Leading 6-4, 2-1 against Ostapenko in Saturday’s semi-final, what happened to Raducanu in Seoul?

Emma Raducanu of Britain receives medical check-up during a women's singles semifinal match with Jelena Ostapenko of Latvia at the Korea Open tennis...

As Jelena Ostapenko prepares to play her third WTA singles final of the season against Russia’s Ekaterina Alexandrova in South Korea this morning (start time from 7am BST), there will be an overwhelming sense of what could’ve been for another Grand Slam champion whose injury struggles cruelly returned at precisely the worst moment in Saturday’s semi-final encounter.

Ostapenko overwhelms Raducanu, who retires injured again

Emma Raducanu of Great Britain reacts after a shot against Jelena Ostapenko of Latvia of the Hana Bank Korea Open Championships at the Olympic Park...

Raducanu started well, but faded physically once more as Ostapenko is into today’s final

Editor’s note: Ostapenko lost 7-6 (7-4), 6-0 against Alexandrova, as the 27-year-old clinched her third WTA singles title – second in four months – and now sits at a new career-high world no. 21.

It’s a cliched statement but sometimes the story writes itself, and this opening I had written yesterday morning in anticipation of a landmark result proved simply too good not to share.

The dust had barely settled hours after Roger Federer’s emotional ending to his illustrious career, playing doubles with long-time rival Rafael Nadal and finding themselves engrossed in pulsating Laver Cup action that spilled past midnight local time from The 02 Arena in London.

British no. 2 Dan Evans had won two matches in less than 24 hours to punch his ticket into the San Diego semi-finals, while Raducanu’s contemporaries Jodie Burrage, Katie Boulter and Heather Watson were all in Estonia attempting to qualify for Tallinn tournament early next week.

All three of them have spoken about being inspired by the teenager’s whirlwind success over the past year, in different ways, and playing without pressure at the crack of dawn – at least on European time – seemed to suit Emma having quietly gone about her business so far this week.

Wins over Moyuka Uchijima, Yanina Wickmayer and Chennai runner-up Magda Linette set her up perfectly for a maiden battle against a fellow Slam titlist – one who similarly divides opinion.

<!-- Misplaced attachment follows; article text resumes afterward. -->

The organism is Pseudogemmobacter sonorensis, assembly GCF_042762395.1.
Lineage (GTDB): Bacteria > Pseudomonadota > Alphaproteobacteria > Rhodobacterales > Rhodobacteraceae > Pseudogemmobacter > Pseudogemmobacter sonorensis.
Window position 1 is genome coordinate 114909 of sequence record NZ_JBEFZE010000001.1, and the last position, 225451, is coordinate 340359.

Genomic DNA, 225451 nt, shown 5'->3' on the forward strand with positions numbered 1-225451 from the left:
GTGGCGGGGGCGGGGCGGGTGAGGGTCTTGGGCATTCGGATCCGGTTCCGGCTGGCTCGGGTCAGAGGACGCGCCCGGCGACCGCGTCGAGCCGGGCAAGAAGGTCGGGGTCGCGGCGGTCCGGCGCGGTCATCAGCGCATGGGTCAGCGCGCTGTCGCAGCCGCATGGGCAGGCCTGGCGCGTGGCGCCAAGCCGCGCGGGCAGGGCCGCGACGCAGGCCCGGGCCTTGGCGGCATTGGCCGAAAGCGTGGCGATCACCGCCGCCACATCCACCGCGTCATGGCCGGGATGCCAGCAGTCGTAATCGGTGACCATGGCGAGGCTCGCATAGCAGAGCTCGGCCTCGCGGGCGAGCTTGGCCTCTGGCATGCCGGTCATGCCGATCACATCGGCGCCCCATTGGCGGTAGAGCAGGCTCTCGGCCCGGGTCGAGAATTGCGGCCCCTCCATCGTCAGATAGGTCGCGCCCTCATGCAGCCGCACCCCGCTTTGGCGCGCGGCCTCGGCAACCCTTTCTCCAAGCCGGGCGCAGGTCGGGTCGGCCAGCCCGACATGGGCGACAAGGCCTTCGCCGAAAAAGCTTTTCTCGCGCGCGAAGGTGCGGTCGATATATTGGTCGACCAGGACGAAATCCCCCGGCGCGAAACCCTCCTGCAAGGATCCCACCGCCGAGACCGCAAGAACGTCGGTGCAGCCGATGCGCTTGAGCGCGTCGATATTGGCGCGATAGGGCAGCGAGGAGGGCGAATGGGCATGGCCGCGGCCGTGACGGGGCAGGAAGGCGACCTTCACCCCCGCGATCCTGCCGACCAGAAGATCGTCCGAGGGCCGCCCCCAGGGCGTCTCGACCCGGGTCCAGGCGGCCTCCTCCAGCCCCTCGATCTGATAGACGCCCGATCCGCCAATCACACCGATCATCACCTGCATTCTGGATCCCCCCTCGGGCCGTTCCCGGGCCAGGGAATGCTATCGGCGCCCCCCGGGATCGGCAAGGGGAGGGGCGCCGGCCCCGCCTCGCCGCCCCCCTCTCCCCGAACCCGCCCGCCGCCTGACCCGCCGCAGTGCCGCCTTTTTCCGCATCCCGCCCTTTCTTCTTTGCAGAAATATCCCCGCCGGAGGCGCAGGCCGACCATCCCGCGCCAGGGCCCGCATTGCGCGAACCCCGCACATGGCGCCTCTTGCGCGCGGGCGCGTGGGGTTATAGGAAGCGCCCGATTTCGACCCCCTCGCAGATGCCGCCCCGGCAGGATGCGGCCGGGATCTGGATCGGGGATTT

She recovered from an early break down – 2-0 in set one – to take the opening set against Jelena Ostapenko and rather than writing this piece, I would now be drafting up pre-match notes before covering her opportunity to clinch a second WTA singles title – even if this one is at 250 level.

Raducanu was at one point just four games – 16 points – away from securing victory before things took a drastic turn and after a medical timeout off-court, more treatment on it as well as a significant peformance drop-off, she eventually retired down 6-4, 3-6, 0-3 in the deciding set.

Jelena Ostapenko of Latvia hits a shot against Emma Raducanu of Great Britain during the women's semi final match of the Hana Bank Korea Open...

Ostapenko’s serving let her down, but consistently powerful groundstrokes kept her firing

After a shaky start by both with inconsistent serving, it quickly became clear Ostapenko was in a mood. Not the sort of stroppy, demonstrative one that easily incurs wrath and ridicule from those on social media, but an inspired one – to crush the ball and blitz Raducanu off the court.

Naturally, as is the case with those who adopt such tactics, it’s high-risk and high-reward.

You’ll get a mix of winners and erratic errors, which the 25-year-old Latvian experienced, wooing the crowd with some line-kissing winners while also drawing gasps after some makeable missing and multiple double-faults during big moments in the match.

Raducanu, for all her shot defence and court coverage, frequently found herself backed behind the baseline and fighting precarious situations – like a 0-30 deficit to hold at 4-4 in set one, or having to mentally reset after watching Ostapenko save two set points with consecutive winners.

She did precisely that, producing an unreturnable serve and timely second serve to clinch the opener after 53 minutes.

A graphic shortly afterwards showed there was very little between them – 42-38 in points won – which said it all. Ostapenko’s serving stayed shaky and Raducanu took advantage of weak second serves by producing a two-handed backhand winner up the line to lead 2-1 in set two.

The break evaporated quickly though, another line-kissing winner restoring parity at 2-2. Then, the wheels started to turn furiously and it became clear Raducanu was struggling physically.

The lower back, and her left gluteal muscle were the cause according to the commentator, as her movement was limited and she kept applying attention to those areas between points. Down 3-2 and about to serve to level it once more, then came the medical assessment and timeout.

She tried to soldier on afterwards, but won just ten points over the next seven games before retiring with the match swiftly turned on its head.

Ostapenko hit almost triple Raducanu’s winners in set two – the writing was on the wall after the MTO

Raducanu was pictured with some heavy strapping to her left thigh area while practicing on Tuesday, and the 19-year-old’s injury tendencies have been well-documented. That won’t make this defeat less painful – no pun intended – after an encouraging week’s worth of tennis in Asia.

Given she had already entered into multiple WTA events between now and November, it’ll be interesting to see whether withdrawing is the right decision for her after this latest setback.

Picture source: Getty Images


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